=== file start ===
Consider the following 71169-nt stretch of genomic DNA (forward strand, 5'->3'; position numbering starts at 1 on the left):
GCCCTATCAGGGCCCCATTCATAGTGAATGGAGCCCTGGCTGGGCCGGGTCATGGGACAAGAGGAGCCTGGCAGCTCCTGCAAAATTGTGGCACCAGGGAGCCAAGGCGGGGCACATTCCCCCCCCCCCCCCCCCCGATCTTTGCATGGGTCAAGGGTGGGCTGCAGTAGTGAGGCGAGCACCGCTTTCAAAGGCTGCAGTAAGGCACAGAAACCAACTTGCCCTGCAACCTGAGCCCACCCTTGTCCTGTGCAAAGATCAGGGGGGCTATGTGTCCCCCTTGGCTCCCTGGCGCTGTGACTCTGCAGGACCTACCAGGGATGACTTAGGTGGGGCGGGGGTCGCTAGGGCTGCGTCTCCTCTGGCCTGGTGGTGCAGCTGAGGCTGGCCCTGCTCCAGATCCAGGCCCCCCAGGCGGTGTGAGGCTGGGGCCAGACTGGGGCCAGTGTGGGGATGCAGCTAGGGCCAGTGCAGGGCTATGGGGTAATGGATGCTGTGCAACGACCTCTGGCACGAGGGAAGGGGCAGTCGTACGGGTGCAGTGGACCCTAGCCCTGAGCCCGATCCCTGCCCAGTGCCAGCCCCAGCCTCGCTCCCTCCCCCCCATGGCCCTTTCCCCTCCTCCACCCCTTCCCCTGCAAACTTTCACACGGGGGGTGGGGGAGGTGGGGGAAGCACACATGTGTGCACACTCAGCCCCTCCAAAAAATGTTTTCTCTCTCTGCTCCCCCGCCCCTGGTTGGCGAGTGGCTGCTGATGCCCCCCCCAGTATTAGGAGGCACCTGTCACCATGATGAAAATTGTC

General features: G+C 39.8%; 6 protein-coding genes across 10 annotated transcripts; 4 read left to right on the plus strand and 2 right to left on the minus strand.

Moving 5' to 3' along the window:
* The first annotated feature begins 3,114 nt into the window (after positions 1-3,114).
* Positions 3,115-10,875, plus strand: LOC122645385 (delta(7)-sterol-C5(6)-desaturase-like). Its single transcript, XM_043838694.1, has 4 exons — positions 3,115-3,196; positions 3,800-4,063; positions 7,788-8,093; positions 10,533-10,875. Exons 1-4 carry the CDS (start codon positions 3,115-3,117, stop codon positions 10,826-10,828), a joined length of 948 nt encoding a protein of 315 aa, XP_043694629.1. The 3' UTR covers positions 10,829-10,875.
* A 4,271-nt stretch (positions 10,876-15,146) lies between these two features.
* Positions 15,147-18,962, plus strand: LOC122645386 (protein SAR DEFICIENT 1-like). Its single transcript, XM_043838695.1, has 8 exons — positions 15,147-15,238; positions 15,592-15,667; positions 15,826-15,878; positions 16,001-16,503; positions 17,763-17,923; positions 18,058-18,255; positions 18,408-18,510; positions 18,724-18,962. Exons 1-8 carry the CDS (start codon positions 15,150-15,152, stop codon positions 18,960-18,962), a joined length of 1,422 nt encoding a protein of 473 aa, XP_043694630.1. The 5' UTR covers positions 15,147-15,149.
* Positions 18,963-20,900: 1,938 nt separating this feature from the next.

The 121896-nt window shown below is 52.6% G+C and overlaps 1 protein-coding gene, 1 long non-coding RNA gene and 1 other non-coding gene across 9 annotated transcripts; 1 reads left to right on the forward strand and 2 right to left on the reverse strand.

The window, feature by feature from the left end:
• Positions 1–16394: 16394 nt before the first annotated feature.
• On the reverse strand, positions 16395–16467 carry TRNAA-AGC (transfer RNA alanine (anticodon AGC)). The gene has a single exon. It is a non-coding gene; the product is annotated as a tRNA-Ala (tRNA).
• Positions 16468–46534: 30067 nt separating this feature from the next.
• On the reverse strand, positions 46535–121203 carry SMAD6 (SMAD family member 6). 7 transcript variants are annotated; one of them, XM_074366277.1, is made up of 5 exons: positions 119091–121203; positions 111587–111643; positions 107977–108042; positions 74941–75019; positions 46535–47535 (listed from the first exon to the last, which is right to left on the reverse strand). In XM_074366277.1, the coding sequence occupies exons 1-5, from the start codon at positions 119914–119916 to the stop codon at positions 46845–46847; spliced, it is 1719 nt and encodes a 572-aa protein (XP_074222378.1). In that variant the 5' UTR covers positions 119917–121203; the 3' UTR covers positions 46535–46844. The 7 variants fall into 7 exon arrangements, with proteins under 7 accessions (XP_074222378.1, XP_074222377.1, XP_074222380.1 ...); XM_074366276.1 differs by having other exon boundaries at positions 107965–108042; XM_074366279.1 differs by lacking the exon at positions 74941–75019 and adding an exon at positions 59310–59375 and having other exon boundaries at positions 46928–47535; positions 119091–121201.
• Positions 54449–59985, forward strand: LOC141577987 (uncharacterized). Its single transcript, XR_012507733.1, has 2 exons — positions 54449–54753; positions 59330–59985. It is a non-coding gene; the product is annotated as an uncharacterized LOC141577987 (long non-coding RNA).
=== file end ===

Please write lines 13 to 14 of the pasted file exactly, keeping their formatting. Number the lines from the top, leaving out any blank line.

• On the reverse strand, positions 16395–16467 carry TRNAA-AGC (transfer RNA alanine (anticodon AGC)). The gene has a single exon. It is a non-coding gene; the product is annotated as a tRNA-Ala (tRNA).
• Positions 16468–46534: 30067 nt separating this feature from the next.